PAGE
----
The battle was waged from December 1944 to January 1945 in temperatures that often dipped below freezing. In many cases, the scantily supplied paratroopers used nothing but grenades and rifles to fight German tanks.
After two weeks of fighting, Wishard said, he was wounded by an artillery shell. He lost part of his foot and laid in the snow for about 30 hours until the Germans picked him up.
Wishard said he was put in a boxcar and taken into Germany just east of the Rhine River, where he convalesced in a building with wounded Germans.
Wishard said the Germans treated him well, and then he was liberated by American soldiers on Good Friday in 1945.
Leather said he didn't know Wishard until they met at a military reunion after the war.
"We were in the same regiment, but a different company," he said.
Leather said he came out of the Battle of the Bulge unscathed, but on March 24, 1945, the 17th returned to combat during Operation Varsity, an assault across the Rhine River into Germany. The 17th spearheaded the attack with the British 6th Airborne Division.
Leather, who wore his old uniform jacket and medals during the Veterans Day ceremony, said he was wounded by shrapnel on the first day of the battle. He attributed his survival to a large tree that took the brunt of the blast.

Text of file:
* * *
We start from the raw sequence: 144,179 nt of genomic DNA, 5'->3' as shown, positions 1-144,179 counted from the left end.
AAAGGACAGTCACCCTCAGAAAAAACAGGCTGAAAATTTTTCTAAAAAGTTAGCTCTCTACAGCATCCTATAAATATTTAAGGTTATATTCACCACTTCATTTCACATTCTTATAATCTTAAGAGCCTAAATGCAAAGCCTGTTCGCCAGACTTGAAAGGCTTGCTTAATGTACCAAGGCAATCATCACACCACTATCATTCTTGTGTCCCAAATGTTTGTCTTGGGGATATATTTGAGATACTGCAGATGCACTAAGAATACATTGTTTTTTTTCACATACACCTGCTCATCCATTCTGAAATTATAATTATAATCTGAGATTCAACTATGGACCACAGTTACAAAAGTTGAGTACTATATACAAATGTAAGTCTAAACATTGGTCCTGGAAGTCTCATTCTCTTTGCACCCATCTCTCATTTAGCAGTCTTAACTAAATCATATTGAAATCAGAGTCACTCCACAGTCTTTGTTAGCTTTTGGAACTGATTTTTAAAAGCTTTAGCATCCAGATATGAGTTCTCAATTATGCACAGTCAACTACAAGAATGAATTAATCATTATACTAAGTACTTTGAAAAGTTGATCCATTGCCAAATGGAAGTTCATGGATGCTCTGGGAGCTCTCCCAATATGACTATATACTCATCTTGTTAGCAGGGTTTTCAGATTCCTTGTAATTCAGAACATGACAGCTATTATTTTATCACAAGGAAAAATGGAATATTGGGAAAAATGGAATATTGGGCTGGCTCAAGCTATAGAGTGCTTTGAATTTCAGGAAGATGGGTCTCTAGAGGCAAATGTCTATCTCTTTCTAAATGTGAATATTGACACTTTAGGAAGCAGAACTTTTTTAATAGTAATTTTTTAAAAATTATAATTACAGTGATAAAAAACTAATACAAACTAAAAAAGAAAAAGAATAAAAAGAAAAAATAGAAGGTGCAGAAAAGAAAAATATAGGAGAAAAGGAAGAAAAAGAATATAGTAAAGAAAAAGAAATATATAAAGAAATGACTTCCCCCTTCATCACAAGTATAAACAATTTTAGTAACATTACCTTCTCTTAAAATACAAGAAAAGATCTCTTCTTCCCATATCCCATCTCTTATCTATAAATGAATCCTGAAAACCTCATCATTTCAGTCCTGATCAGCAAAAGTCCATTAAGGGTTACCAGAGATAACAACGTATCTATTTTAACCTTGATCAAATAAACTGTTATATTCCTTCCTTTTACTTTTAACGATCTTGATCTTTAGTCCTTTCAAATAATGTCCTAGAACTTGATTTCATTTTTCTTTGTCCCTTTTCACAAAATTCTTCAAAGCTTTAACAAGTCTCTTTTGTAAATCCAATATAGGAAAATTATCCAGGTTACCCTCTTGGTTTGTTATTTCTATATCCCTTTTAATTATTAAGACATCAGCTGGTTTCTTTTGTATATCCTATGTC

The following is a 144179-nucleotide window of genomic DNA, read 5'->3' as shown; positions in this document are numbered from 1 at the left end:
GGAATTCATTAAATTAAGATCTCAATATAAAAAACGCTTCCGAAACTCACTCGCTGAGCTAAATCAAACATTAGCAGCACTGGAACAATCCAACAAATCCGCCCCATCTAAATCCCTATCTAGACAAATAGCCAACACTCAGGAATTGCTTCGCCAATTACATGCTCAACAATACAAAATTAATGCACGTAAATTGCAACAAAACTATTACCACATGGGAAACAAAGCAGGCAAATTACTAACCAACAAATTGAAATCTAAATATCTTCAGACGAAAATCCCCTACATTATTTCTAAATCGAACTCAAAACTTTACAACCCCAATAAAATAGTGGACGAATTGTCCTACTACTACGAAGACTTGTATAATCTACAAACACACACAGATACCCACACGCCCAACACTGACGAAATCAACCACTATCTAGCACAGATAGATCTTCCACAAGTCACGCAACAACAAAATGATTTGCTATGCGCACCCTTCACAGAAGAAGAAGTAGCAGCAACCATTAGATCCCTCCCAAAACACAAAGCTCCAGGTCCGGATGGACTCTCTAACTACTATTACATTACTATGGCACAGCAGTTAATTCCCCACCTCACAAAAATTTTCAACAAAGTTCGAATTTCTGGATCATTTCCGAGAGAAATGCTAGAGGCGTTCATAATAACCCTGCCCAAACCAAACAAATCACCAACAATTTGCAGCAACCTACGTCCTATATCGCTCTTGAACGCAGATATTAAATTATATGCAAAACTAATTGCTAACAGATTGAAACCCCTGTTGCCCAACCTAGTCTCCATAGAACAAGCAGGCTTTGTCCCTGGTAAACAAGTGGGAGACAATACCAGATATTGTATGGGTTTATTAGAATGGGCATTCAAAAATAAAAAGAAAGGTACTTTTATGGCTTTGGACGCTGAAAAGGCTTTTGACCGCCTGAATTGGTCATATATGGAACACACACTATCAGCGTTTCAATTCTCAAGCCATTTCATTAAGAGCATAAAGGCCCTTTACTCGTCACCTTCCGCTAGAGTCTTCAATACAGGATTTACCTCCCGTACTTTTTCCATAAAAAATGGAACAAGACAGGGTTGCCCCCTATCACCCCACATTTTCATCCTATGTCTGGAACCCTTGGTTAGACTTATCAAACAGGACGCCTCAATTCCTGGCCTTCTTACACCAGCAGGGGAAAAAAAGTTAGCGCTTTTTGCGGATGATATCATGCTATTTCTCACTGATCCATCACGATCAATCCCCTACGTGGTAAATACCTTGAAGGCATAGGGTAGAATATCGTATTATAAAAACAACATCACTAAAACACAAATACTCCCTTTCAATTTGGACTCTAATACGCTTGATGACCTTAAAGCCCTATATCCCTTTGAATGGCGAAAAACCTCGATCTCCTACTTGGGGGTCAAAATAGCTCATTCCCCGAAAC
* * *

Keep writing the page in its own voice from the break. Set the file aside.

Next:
"If it wasn't for that tree, I wouldn't be here today," Leather said. "... I took off my boot and saw blood on my sock."
He said he went to an aid station to have his wound checked by medical personnel, who sent him to the rear.
Leather and Wishard were discharged from the Army in 1945.
Both said they thought Tuesday's ceremony, which was filled with prayers and speeches to honor veterans, was tremendous.
The keynote speaker for the ceremony, which was sponsored by the Morris Frock American Legion Post 42 Auxiliary, was retired Army Col. Richard W. Bower. He saluted the American flag before and after he addressed the crowd of about 175 onlookers.
After he thanked the veterans for their service, Bower questioned whether America's youths fully understand the meaning of Veterans Day.
"What are we teaching our youth?" Bower said. "Where is the parade ... We in this country owe a debt of gratitude to those (veterans) who sacrificed their lives so we could live free."
In addition to the speeches, patriotic music was piped over a loudspeaker and local veterans groups laid wreaths at the war memorial in front of the Washington County Courthouse.
The ceremony concluded when an American Legion honor guard fired a three-volley salute and taps was played by students from North Hagerstown High School.